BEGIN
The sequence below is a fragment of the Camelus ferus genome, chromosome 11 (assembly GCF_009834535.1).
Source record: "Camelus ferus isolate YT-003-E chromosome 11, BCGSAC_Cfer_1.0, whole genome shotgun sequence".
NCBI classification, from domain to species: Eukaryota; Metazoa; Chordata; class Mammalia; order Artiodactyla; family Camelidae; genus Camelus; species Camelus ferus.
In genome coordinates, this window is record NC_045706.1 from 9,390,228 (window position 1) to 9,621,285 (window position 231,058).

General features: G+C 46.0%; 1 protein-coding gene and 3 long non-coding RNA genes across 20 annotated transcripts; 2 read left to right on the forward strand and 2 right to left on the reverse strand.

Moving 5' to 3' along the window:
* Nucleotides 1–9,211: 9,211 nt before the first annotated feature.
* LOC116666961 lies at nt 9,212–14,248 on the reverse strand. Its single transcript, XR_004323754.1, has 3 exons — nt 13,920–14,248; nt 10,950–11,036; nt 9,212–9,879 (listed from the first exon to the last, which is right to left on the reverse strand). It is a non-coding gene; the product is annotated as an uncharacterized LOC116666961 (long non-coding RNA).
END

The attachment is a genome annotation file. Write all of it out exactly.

The sequence below is a fragment of the Camelus ferus genome, chromosome 11 (assembly GCF_009834535.1).
Source record: "Camelus ferus isolate YT-003-E chromosome 11, BCGSAC_Cfer_1.0, whole genome shotgun sequence".
NCBI classification, from domain to species: Eukaryota; Metazoa; Chordata; class Mammalia; order Artiodactyla; family Camelidae; genus Camelus; species Camelus ferus.
In genome coordinates, this window is record NC_045706.1 from 9,390,228 (window position 1) to 9,621,285 (window position 231,058).

General features: G+C 46.0%; 1 protein-coding gene and 3 long non-coding RNA genes across 20 annotated transcripts; 2 read left to right on the forward strand and 2 right to left on the reverse strand.

Moving 5' to 3' along the window:
* Nucleotides 1–9,211: 9,211 nt before the first annotated feature.
* LOC116666961 lies at nt 9,212–14,248 on the reverse strand. Its single transcript, XR_004323754.1, has 3 exons — nt 13,920–14,248; nt 10,950–11,036; nt 9,212–9,879 (listed from the first exon to the last, which is right to left on the reverse strand). It is a non-coding gene; the product is annotated as an uncharacterized LOC116666961 (long non-coding RNA).